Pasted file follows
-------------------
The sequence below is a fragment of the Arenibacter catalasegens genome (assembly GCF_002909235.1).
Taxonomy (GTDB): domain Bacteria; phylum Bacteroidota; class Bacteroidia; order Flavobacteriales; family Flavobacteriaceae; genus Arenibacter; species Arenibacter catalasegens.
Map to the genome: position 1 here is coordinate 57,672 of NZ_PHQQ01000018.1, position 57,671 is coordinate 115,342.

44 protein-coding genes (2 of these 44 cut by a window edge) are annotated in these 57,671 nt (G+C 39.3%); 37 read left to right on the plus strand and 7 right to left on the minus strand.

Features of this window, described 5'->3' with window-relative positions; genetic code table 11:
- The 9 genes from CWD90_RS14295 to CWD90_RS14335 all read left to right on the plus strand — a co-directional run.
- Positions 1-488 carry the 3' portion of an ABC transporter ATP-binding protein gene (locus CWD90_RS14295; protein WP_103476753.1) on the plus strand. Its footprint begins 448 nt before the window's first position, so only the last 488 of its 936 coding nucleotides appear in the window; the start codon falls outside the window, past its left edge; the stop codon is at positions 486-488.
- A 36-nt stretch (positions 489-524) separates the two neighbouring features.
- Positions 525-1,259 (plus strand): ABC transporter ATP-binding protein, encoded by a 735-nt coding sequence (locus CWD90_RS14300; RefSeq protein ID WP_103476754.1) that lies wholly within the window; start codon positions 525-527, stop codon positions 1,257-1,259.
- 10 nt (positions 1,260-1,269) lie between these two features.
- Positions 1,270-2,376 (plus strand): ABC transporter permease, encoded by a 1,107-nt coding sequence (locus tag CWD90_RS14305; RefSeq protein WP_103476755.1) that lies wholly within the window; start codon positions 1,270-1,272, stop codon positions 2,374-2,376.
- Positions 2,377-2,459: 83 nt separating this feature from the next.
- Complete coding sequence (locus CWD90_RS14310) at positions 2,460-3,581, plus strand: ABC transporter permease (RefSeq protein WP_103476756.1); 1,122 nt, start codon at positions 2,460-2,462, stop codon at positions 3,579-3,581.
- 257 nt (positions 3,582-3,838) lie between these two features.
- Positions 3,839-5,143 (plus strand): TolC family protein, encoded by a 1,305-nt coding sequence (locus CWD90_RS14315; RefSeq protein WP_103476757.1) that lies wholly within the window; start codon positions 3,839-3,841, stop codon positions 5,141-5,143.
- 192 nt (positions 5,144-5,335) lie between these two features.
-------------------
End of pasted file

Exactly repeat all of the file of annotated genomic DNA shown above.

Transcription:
The sequence below is a fragment of the Arenibacter catalasegens genome (assembly GCF_002909235.1).
Taxonomy (GTDB): domain Bacteria; phylum Bacteroidota; class Bacteroidia; order Flavobacteriales; family Flavobacteriaceae; genus Arenibacter; species Arenibacter catalasegens.
Map to the genome: position 1 here is coordinate 57,672 of NZ_PHQQ01000018.1, position 57,671 is coordinate 115,342.

44 protein-coding genes (2 of these 44 cut by a window edge) are annotated in these 57,671 nt (G+C 39.3%); 37 read left to right on the plus strand and 7 right to left on the minus strand.

Features of this window, described 5'->3' with window-relative positions; genetic code table 11:
- The 9 genes from CWD90_RS14295 to CWD90_RS14335 all read left to right on the plus strand — a co-directional run.
- Positions 1-488 carry the 3' portion of an ABC transporter ATP-binding protein gene (locus CWD90_RS14295; protein WP_103476753.1) on the plus strand. Its footprint begins 448 nt before the window's first position, so only the last 488 of its 936 coding nucleotides appear in the window; the start codon falls outside the window, past its left edge; the stop codon is at positions 486-488.
- A 36-nt stretch (positions 489-524) separates the two neighbouring features.
- Positions 525-1,259 (plus strand): ABC transporter ATP-binding protein, encoded by a 735-nt coding sequence (locus CWD90_RS14300; RefSeq protein ID WP_103476754.1) that lies wholly within the window; start codon positions 525-527, stop codon positions 1,257-1,259.
- 10 nt (positions 1,260-1,269) lie between these two features.
- Positions 1,270-2,376 (plus strand): ABC transporter permease, encoded by a 1,107-nt coding sequence (locus tag CWD90_RS14305; RefSeq protein WP_103476755.1) that lies wholly within the window; start codon positions 1,270-1,272, stop codon positions 2,374-2,376.
- Positions 2,377-2,459: 83 nt separating this feature from the next.
- Complete coding sequence (locus CWD90_RS14310) at positions 2,460-3,581, plus strand: ABC transporter permease (RefSeq protein WP_103476756.1); 1,122 nt, start codon at positions 2,460-2,462, stop codon at positions 3,579-3,581.
- 257 nt (positions 3,582-3,838) lie between these two features.
- Positions 3,839-5,143 (plus strand): TolC family protein, encoded by a 1,305-nt coding sequence (locus CWD90_RS14315; RefSeq protein WP_103476757.1) that lies wholly within the window; start codon positions 3,839-3,841, stop codon positions 5,141-5,143.
- 192 nt (positions 5,144-5,335) lie between these two features.